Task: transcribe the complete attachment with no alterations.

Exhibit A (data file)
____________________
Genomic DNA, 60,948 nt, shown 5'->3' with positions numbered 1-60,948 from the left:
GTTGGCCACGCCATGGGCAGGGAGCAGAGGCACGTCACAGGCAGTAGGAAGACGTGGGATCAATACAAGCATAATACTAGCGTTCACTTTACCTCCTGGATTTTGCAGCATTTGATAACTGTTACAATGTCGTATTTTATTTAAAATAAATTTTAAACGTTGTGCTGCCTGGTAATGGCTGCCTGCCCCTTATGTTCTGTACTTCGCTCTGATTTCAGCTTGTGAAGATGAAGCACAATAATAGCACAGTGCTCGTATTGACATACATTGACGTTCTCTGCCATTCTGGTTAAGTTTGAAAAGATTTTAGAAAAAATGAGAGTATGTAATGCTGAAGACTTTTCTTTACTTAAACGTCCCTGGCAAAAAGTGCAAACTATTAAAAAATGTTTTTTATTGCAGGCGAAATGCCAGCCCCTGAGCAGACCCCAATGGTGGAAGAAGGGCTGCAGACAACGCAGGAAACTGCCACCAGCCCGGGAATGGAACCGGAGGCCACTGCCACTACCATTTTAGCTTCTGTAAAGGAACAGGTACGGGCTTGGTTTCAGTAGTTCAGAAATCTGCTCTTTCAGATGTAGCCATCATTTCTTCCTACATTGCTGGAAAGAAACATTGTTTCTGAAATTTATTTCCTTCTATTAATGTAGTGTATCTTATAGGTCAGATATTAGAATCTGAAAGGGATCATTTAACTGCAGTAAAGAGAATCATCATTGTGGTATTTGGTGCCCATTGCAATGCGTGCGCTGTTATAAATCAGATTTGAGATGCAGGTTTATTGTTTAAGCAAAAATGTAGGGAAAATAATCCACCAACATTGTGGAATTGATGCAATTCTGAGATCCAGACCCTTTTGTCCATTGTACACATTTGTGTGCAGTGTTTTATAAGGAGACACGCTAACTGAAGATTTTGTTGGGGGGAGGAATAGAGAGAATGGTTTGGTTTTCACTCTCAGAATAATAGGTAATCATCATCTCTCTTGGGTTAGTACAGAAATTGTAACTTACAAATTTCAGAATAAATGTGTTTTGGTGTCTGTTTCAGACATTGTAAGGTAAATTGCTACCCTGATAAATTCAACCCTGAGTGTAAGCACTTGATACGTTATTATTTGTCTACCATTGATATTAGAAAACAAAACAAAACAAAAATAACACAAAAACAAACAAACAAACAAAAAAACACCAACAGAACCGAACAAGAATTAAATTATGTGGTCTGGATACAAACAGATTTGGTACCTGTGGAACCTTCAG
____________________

Genomic DNA, 60,948 nt, shown 5'->3' with positions numbered 1-60,948 from the left:
GTTGGCCACGCCATGGGCAGGGAGCAGAGGCACGTCACAGGCAGTAGGAAGACGTGGGATCAATACAAGCATAATACTAGCGTTCACTTTACCTCCTGGATTTTGCAGCATTTGATAACTGTTACAATGTCGTATTTTATTTAAAATAAATTTTAAACGTTGTGCTGCCTGGTAATGGCTGCCTGCCCCTTATGTTCTGTACTTCGCTCTGATTTCAGCTTGTGAAGATGAAGCACAATAATAGCACAGTGCTCGTATTGACATACATTGACGTTCTCTGCCATTCTGGTTAAGTTTGAAAAGATTTTAGAAAAAATGAGAGTATGTAATGCTGAAGACTTTTCTTTACTTAAACGTCCCTGGCAAAAAGTGCAAACTATTAAAAAATGTTTTTTATTGCAGGCGAAATGCCAGCCCCTGAGCAGACCCCAATGGTGGAAGAAGGGCTGCAGACAACGCAGGAAACTGCCACCAGCCCGGGAATGGAACCGGAGGCCACTGCCACTACCATTTTAGCTTCTGTAAAGGAACAGGTACGGGCTTGGTTTCAGTAGTTCAGAAATCTGCTCTTTCAGATGTAGCCATCATTTCTTCCTACATTGCTGGAAAGAAACATTGTTTCTGAAATTTATTTCCTTCTATTAATGTAGTGTATCTTATAGGTCAGATATTAGAATCTGAAAGGGATCATTTAACTGCAGTAAAGAGAATCATCATTGTGGTATTTGGTGCCCATTGCAATGCGTGCGCTGTTATAAATCAGATTTGAGATGCAGGTTTATTGTTTAAGCAAAAATGTAGGGAAAATAATCCACCAACATTGTGGAATTGATGCAATTCTGAGATCCAGACCCTTTTGTCCATTGTACACATTTGTGTGCAGTGTTTTATAAGGAGACACGCTAACTGAAGATTTTGTTGGGGGGAGGAATAGAGAGAATGGTTTGGTTTTCACTCTCAGAATAATAGGTAATCATCATCTCTCTTGGGTTAGTACAGAAATTGTAACTTACAAATTTCAGAATAAATGTGTTTTGGTGTCTGTTTCAGACATTGTAAGGTAAATTGCTACCCTGATAAATTCAACCCTGAGTGTAAGCACTTGATACGTTATTATTTGTCTACCATTGATATTAGAAAACAAAACAAAACAAAAATAACACAAAAACAAACAAACAAACAAAAAAACACCAACAGAACCGAACAAGAATTAAATTATGTGGTCTGGATACAAACAGATTTGGTACCTGTGGAACCTTCAG